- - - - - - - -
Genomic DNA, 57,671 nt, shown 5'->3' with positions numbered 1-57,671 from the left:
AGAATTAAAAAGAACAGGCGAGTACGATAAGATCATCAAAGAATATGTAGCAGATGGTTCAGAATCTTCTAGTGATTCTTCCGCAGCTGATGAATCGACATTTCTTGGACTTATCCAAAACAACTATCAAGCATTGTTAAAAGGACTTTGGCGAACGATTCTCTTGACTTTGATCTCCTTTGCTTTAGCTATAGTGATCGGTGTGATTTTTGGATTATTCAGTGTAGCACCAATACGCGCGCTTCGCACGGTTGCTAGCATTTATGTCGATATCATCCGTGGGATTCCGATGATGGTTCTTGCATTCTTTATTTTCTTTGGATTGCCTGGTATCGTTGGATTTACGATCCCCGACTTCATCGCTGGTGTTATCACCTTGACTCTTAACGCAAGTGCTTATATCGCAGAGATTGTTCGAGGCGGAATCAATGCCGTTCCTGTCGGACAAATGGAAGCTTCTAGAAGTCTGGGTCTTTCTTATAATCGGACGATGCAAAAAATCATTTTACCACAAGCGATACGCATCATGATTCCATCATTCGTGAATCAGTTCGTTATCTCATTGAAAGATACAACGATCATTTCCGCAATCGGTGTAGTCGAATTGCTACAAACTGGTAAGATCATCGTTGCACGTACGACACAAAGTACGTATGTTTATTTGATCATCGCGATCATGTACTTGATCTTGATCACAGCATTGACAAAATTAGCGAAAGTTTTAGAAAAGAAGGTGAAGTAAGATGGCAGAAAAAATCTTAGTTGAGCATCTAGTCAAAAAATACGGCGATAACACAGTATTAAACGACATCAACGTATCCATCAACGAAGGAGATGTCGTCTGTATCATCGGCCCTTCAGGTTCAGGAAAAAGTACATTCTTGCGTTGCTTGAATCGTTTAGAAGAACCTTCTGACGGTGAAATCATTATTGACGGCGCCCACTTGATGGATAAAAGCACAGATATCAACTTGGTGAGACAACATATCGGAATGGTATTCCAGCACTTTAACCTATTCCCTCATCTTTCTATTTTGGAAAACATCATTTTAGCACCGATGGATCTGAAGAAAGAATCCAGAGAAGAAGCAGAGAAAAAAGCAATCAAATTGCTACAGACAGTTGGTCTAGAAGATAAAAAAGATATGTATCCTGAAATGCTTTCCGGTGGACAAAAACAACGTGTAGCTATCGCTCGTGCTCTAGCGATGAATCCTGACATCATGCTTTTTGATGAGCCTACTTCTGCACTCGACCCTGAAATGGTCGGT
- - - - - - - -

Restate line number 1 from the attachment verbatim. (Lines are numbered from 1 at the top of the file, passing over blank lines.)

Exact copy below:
Genomic DNA, 57,671 nt, shown 5'->3' with positions numbered 1-57,671 from the left: